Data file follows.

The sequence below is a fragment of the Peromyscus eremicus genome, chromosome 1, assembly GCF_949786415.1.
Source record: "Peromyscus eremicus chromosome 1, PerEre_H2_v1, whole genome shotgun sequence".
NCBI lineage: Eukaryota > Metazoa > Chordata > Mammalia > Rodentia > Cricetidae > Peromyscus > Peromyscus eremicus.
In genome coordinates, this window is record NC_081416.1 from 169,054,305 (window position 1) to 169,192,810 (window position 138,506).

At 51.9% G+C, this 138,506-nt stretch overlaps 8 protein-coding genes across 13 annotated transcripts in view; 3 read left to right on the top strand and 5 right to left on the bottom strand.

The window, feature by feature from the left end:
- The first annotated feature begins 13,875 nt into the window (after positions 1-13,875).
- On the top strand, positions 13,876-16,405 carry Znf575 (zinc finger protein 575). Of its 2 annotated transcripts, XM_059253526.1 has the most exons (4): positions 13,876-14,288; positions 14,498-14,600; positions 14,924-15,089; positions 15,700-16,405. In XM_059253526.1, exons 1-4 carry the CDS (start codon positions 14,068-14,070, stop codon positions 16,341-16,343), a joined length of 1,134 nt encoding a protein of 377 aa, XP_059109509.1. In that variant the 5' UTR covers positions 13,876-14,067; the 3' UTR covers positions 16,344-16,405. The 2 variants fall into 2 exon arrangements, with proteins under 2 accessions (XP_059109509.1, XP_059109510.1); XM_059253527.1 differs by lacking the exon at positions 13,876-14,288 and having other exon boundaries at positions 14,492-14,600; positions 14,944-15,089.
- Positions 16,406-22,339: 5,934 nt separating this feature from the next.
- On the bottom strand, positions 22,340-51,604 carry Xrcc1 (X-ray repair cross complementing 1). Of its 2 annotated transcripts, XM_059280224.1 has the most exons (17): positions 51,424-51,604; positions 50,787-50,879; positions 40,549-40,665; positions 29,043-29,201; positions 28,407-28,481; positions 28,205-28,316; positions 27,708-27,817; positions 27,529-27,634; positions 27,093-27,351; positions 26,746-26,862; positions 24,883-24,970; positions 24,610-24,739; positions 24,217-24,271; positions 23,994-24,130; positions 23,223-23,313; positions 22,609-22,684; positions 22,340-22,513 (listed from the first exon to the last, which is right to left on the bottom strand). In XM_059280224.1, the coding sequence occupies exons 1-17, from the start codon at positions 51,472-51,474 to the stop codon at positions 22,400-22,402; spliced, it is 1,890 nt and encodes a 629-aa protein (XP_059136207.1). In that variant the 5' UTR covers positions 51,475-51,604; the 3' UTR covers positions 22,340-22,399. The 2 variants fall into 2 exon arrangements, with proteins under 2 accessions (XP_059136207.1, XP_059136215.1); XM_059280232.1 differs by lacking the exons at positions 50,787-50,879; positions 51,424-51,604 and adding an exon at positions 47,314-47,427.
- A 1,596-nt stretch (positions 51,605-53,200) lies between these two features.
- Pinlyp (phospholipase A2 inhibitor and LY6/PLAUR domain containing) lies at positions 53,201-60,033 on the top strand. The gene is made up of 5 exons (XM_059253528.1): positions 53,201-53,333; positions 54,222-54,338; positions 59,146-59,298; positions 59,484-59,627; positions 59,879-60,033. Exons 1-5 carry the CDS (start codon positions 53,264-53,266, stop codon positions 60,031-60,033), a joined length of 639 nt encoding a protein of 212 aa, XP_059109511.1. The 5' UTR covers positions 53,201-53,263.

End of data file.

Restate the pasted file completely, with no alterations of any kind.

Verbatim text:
The sequence below is a fragment of the Peromyscus eremicus genome, chromosome 1, assembly GCF_949786415.1.
Source record: "Peromyscus eremicus chromosome 1, PerEre_H2_v1, whole genome shotgun sequence".
NCBI lineage: Eukaryota > Metazoa > Chordata > Mammalia > Rodentia > Cricetidae > Peromyscus > Peromyscus eremicus.
In genome coordinates, this window is record NC_081416.1 from 169,054,305 (window position 1) to 169,192,810 (window position 138,506).

At 51.9% G+C, this 138,506-nt stretch overlaps 8 protein-coding genes across 13 annotated transcripts in view; 3 read left to right on the top strand and 5 right to left on the bottom strand.

The window, feature by feature from the left end:
- The first annotated feature begins 13,875 nt into the window (after positions 1-13,875).
- On the top strand, positions 13,876-16,405 carry Znf575 (zinc finger protein 575). Of its 2 annotated transcripts, XM_059253526.1 has the most exons (4): positions 13,876-14,288; positions 14,498-14,600; positions 14,924-15,089; positions 15,700-16,405. In XM_059253526.1, exons 1-4 carry the CDS (start codon positions 14,068-14,070, stop codon positions 16,341-16,343), a joined length of 1,134 nt encoding a protein of 377 aa, XP_059109509.1. In that variant the 5' UTR covers positions 13,876-14,067; the 3' UTR covers positions 16,344-16,405. The 2 variants fall into 2 exon arrangements, with proteins under 2 accessions (XP_059109509.1, XP_059109510.1); XM_059253527.1 differs by lacking the exon at positions 13,876-14,288 and having other exon boundaries at positions 14,492-14,600; positions 14,944-15,089.
- Positions 16,406-22,339: 5,934 nt separating this feature from the next.
- On the bottom strand, positions 22,340-51,604 carry Xrcc1 (X-ray repair cross complementing 1). Of its 2 annotated transcripts, XM_059280224.1 has the most exons (17): positions 51,424-51,604; positions 50,787-50,879; positions 40,549-40,665; positions 29,043-29,201; positions 28,407-28,481; positions 28,205-28,316; positions 27,708-27,817; positions 27,529-27,634; positions 27,093-27,351; positions 26,746-26,862; positions 24,883-24,970; positions 24,610-24,739; positions 24,217-24,271; positions 23,994-24,130; positions 23,223-23,313; positions 22,609-22,684; positions 22,340-22,513 (listed from the first exon to the last, which is right to left on the bottom strand). In XM_059280224.1, the coding sequence occupies exons 1-17, from the start codon at positions 51,472-51,474 to the stop codon at positions 22,400-22,402; spliced, it is 1,890 nt and encodes a 629-aa protein (XP_059136207.1). In that variant the 5' UTR covers positions 51,475-51,604; the 3' UTR covers positions 22,340-22,399. The 2 variants fall into 2 exon arrangements, with proteins under 2 accessions (XP_059136207.1, XP_059136215.1); XM_059280232.1 differs by lacking the exons at positions 50,787-50,879; positions 51,424-51,604 and adding an exon at positions 47,314-47,427.
- A 1,596-nt stretch (positions 51,605-53,200) lies between these two features.
- Pinlyp (phospholipase A2 inhibitor and LY6/PLAUR domain containing) lies at positions 53,201-60,033 on the top strand. The gene is made up of 5 exons (XM_059253528.1): positions 53,201-53,333; positions 54,222-54,338; positions 59,146-59,298; positions 59,484-59,627; positions 59,879-60,033. Exons 1-5 carry the CDS (start codon positions 53,264-53,266, stop codon positions 60,031-60,033), a joined length of 639 nt encoding a protein of 212 aa, XP_059109511.1. The 5' UTR covers positions 53,201-53,263.